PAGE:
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2 thoughts on “Review launches devastating critique of the Trauma Model

  1. I find your comments interesting, as I find the outcome of the review equally interesting. To understand therapeutic care in any residential setting (community or custodial) one must first understand the model.Workers build relationships, provide safety and security and work within a plan developed by a Therapeutic Specialist. They know how to, and are strong enough to say ‘No’ and hold the line. Therapeutic Specialists and specially trained workers support the implementation of therapeutic care through a well researched multi disciplinary review, audit and strengths based developmental plan based on all available information. A comprehensive care plan/team monitor and plan ongoing work with the support of the Therapeutic Specialists and workers. For me, having almost 40 years experience in residential and therapeutic care across statutory and CSO systems in a variety of positions, the general moral panic surrounding residential care generally keeps escalating and expecting workers to provide more and more quality reporting and recording and evidence in a very risk aversive environment, with the result that the workers who can effect the most change are constrained. Therapeutic Residential Care is also the ‘Whipping Program’ of the child and adolescent system. It is incredibly political. However it needs to be remembered that residential care exists due to the complete failure of all other child and adolescent systems. Therapeutic and residential workers are asked to ‘fix’ these young people when it has taken often 15 years for them to be this hurt. Any further acting out which emerges in care, is usually due to the depth of young persons pain, the shame they feel and failure of other systems. However it is seen wholly, by media, bureaucracies and systems as a result of residential care. There are so many deeply committed Therapeutic Residential Workers who often place themselves in danger, doing a fantastic job in custodial and community settings to try and give these young people a better chance to rebuild their whole of life.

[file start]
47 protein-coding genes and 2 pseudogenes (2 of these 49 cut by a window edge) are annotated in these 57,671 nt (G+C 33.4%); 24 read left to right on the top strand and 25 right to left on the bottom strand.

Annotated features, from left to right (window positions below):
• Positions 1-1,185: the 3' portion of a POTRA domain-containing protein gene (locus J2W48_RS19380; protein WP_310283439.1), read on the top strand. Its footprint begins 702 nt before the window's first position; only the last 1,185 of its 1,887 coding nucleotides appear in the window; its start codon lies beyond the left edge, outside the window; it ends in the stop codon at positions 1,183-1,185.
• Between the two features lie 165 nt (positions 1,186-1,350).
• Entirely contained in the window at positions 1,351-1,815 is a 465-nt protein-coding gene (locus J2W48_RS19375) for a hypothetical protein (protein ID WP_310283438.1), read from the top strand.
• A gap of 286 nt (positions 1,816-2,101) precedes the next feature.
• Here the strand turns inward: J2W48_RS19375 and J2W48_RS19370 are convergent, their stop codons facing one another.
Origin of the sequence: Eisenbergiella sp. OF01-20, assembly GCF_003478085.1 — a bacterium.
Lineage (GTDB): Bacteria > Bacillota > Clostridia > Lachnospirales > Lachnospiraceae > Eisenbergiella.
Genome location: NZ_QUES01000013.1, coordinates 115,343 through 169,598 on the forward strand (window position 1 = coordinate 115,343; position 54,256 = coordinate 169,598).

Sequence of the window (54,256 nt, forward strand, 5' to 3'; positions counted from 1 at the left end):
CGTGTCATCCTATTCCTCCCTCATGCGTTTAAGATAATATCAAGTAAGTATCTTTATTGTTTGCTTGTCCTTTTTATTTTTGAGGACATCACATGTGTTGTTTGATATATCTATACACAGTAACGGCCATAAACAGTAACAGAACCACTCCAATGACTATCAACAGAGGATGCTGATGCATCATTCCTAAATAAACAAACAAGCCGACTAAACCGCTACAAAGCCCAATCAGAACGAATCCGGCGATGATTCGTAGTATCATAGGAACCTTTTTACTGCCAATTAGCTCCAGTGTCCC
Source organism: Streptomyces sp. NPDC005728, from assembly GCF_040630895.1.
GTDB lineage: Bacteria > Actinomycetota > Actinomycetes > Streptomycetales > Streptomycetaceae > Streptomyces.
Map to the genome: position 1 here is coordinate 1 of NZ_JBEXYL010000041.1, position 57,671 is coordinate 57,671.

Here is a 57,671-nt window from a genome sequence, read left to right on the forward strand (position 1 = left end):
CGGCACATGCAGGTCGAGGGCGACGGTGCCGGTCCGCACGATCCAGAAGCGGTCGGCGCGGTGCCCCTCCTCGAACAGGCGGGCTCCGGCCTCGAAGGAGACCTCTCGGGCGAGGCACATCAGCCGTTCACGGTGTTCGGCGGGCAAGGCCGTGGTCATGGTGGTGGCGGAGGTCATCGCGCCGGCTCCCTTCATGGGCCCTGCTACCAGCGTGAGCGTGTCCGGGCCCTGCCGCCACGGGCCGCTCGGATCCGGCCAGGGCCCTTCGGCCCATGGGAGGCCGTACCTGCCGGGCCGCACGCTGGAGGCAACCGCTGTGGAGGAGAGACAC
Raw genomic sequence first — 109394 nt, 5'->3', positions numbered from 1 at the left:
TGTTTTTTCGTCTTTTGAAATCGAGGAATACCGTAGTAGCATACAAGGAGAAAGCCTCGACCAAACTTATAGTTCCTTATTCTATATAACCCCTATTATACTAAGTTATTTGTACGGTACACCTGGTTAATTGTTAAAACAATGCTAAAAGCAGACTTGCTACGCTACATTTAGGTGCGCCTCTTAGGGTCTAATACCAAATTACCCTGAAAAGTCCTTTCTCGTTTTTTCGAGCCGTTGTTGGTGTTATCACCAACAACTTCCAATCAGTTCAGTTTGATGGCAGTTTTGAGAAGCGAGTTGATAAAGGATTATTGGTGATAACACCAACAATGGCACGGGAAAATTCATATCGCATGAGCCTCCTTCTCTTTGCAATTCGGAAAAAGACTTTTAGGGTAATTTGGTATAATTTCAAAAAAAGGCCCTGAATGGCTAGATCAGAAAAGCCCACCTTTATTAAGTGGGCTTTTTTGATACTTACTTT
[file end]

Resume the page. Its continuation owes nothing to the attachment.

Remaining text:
Thank you for the opportunity to comment. Glenys

    1. I too come from a deep historical perspective. I did my Dip Crim 39 years ago this year. In reading the blog I was reminded of the state of criminological theory at the time. The search for THE CAUSE of juvenile offending was just being abandoned as a fruitless exercise and Sutherland had just come up with the notion of “differential association” ie. young people could have the same experiences but end up with different outcomes depending on their social environment. The factors leading to young people offending were complex, multiple and interactive.

      In many ways I think THE CURE needs to be subject to the same approach. Is it simplistic to expect that one approach will work for all young people despite the diversity of maturity, background and experience? Adults choose from a range of approaches to address their needs and that suit their maturity, beliefs and situation. As a social worker in residential care I liked to think I had a tool kit of approaches from which I would select as appropriate – crisis management theory, relationship building, even behaviour mod if a situation urgently needed stabilising. Understand Maslow and treat the most basic needs first… boy that sounds like I am a fossil!!

      Which leads to one of the dilemmas of providing care and intervention in young people’s lives. Rather than prescribing AN APPROACH we need the best possible assessment that selects a strategy suited to where the young person is at that time. Which in turn leads to the need for residential care staffing that can react selectively and specifically to the presenting person. A big ask. But I suspect behind the models and prescribed approaches staff have always been making these judgements. John